The show acts as though he’s in a trance until he snaps out of it in Sakurako’s back yard and realizes what those guys are going to do to Tsukushi. As though he didn’t know! He stepped into the situation in the first place before he knew what she was accused of because he saw she was in trouble! In shock or not, he KNEW!! In this way, he can rush back in and play the hero while also avoiding the blame that he let her get into that situation in the first place. It takes an abusive situation and sentimentalizes it, creating a hero moment. (Is it considered abuse if he left her to be pummeled when he could have stopped it? It’s as good as, in my opinion. It certainly isn’t love.)

Where are the teachers during this mob action??

On another far more straightforward occasion, Tsukasa—frustrated and hurt about the sort-of romantic (again, that’s another post) relationship between Tsukushi and Rui—actually sexually assaults Tsukushi. Now, while I believe that there are differences between the subbed and dubbed version of this scene, they have some consistency between them. He corners her in the empty hall, pins her, and threatens her. Then, suddenly, he stops. He punches the wall. He goes. I watched the dub, but I’ve only found the scene repeated in sub, so, again, differences from what I remember exactly.

Again, so, SO much to unpack here, but I’m sticking with the abuse itself and not the mental reasoning behind it. (Tsukasa, upset that he isn’t being “respected” and unused to not getting what he wants, goes to take it—in this case, her—, then realizes it is wrong and he can’t do it, but I digress.)

In this case, he ASSAULTS HER HIMSELF and then stops and walk away. The implication that he’s going to “teach her a lesson” is clear, and it doesn’t seem he means with his fists. Rape is not a token plot device, just ask Banana Fish. Sexual assault is not the same as a romantic moment (take note, The World’s Greatest First Love: The Case of Ritsu Onodera). Tsukasa is not a “good guy” because he stopped before he went any farther, but in the case of this romanticizing, we’re expected to focus on a supposition on his mental state—one often misunderstood—rather than the horror of what’s happening on screen. In addition to being completely unacceptable, rape is about power and control (which Tsukasa is quite used to) as opposed to sexual attraction. The moment is so quick and ends so unexplored that the truth behind it might be missed by younger viewers. What’s happening on screen, even if he let her go, is not unrequited love.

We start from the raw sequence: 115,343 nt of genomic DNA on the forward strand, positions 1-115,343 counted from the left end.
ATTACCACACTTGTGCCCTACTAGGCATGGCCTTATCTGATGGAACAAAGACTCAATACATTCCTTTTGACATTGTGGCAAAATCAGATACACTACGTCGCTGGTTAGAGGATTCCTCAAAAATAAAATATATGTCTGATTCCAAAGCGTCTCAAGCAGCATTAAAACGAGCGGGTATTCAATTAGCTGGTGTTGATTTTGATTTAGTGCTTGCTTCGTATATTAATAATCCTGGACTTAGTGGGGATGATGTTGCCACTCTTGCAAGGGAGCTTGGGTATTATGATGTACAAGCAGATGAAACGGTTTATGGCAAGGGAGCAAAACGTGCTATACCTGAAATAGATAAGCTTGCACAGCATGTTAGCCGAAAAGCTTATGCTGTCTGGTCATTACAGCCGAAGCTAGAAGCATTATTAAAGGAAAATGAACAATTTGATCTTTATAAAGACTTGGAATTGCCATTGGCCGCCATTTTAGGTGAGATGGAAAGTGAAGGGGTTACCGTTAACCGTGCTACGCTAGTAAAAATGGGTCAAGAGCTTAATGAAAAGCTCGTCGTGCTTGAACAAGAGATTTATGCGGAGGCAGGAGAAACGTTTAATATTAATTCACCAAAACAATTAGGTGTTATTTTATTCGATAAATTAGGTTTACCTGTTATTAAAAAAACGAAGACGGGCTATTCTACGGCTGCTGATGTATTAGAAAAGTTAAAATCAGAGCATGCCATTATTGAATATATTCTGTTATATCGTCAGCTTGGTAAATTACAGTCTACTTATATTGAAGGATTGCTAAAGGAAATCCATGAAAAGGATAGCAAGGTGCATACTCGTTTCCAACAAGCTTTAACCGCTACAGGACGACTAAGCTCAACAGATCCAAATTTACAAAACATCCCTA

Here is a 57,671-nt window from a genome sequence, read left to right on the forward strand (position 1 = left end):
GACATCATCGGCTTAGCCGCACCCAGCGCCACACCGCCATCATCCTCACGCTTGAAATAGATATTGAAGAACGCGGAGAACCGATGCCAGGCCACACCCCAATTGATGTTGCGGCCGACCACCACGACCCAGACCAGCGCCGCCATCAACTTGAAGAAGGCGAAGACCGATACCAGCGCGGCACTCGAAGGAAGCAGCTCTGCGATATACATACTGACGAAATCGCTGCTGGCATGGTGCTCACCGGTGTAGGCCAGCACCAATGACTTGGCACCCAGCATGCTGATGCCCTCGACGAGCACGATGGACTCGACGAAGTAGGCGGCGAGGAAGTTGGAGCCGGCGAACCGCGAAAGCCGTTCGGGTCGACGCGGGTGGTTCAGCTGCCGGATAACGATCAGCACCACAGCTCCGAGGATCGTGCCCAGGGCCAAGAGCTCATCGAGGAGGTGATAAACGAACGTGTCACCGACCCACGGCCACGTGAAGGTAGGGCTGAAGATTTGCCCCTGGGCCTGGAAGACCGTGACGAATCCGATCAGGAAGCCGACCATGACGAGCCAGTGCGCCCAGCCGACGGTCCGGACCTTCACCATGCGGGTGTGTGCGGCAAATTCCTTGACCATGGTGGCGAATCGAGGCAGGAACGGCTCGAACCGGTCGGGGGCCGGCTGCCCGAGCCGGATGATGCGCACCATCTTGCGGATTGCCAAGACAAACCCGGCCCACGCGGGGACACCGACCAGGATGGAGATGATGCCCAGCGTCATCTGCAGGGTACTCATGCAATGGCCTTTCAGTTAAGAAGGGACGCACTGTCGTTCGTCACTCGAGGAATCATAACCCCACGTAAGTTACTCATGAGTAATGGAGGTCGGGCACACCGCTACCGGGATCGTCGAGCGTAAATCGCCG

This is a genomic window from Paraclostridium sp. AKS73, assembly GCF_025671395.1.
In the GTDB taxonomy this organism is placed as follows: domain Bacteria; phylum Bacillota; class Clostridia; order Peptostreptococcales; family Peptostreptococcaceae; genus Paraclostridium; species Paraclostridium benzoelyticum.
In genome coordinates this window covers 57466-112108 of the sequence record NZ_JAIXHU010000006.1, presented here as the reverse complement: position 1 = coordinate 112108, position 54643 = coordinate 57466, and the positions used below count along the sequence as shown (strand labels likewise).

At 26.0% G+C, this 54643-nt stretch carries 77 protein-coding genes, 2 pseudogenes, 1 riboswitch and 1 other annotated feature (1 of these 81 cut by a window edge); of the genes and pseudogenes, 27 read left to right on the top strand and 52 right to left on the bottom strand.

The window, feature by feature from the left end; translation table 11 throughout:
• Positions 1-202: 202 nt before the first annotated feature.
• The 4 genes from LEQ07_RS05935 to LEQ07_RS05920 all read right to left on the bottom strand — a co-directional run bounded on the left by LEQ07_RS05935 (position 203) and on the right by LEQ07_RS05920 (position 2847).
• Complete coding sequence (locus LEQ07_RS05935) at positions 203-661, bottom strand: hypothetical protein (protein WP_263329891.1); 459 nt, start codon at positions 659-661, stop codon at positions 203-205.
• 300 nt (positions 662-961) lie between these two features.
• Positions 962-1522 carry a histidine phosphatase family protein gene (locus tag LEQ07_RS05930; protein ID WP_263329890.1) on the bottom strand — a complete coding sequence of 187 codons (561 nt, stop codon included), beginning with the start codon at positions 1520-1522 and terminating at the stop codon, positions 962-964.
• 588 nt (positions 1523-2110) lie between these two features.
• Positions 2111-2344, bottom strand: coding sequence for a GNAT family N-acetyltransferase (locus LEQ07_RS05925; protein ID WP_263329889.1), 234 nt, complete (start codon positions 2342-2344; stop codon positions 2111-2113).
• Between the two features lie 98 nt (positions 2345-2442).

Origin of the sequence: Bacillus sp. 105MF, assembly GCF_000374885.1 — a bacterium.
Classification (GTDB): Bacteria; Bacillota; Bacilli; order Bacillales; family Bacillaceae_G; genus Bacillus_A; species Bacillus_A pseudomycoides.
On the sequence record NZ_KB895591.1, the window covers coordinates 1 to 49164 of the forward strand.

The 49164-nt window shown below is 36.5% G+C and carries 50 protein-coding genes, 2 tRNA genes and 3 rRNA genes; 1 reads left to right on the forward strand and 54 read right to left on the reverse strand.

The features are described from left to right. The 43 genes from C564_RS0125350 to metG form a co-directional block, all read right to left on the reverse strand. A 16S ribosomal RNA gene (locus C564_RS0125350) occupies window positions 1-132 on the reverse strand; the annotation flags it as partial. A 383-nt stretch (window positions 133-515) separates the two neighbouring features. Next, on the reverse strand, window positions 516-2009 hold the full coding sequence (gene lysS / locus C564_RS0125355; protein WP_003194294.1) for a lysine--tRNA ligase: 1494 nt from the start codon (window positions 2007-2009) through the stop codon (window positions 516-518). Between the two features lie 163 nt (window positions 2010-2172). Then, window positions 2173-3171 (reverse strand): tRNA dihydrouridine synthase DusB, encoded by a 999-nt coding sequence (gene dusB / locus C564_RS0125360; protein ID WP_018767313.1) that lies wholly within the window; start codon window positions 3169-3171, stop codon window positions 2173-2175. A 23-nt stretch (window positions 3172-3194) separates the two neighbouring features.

I get that there’s a lot going on in Tsukasa’s life and head. This is not a “bash Tsukasa” post, because he is a fabulously crafted, highly-realistic and deeply flawed character just as much as Tsukushi. Rather, it’s a statement on the way that shoujo titles like this often romanticize abuse (think even when they say, “If I do something sexually untoward to you, it’s because you’re just too cute.”) and get away with it. (Irina and I wrote about this.) I’m not saying these scenes referenced weren’t necessary to the story the creators wanted to tell, but at the same time, it’s so important for people to truly understand what they are watching, and I think that a lot of the time girls get caught up in the hero moments created by abusive behavior. And a lot of girls don’t understand why that’s a problem, as seen in the “the cruel one” section of this post questioning why girls like “bad boys.”

As the show progresses, so too do our characters; Tsukasa goes from actually sexually assaulting a girl he can’t have to letting that girl have the freedom to do what she wants, even if what she wants isn’t him. (Surprise, it is.) He risks his life to save her from a blizzard and refuses to compromise his principles sexually with another (very willing) woman even because he doesn’t love her. Seeing the characters mature and learn to truly love another person is a beautiful thing, but it brings us back to our original question; what is love?

It isn’t what we see in a lot of these shoujo titles, that’s for sure.

If we are to qualify it thus, then it is immature. It is selfish. It is uncompromising and controlling. By the end things have improved, but there is that sense in the beginning that our extended cast of characters feel that Tsukasa’s abusive and controlling behavior is okay because he loves Tsukushi so much. That simply isn’t true and sends a very negative message to audiences that is only rectified upon more deeply examining the work as a whole, which is to say that until the end, what they have is not love.

I think Hana Yori Dango is a fantastic anime. I adore it! I’ve watched the series, the movie, the J-Drama, and much of the K-Drama. I think it’s portrayal of its teenage characters as thoroughly flawed individuals is engaging. But I also believe that shows like this might cast shadows of unrealistic expectations which prove to be insidious in the personal lives of girls and women, so they need to be watched with these problematic proclivities in mind.


What do you think about Hana Yori Dango? What do you think about shoujo’s taste for the problematic? Let me know in the comments below!

Until I blog again,


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*Please see my note on staying in an abusive relationship above.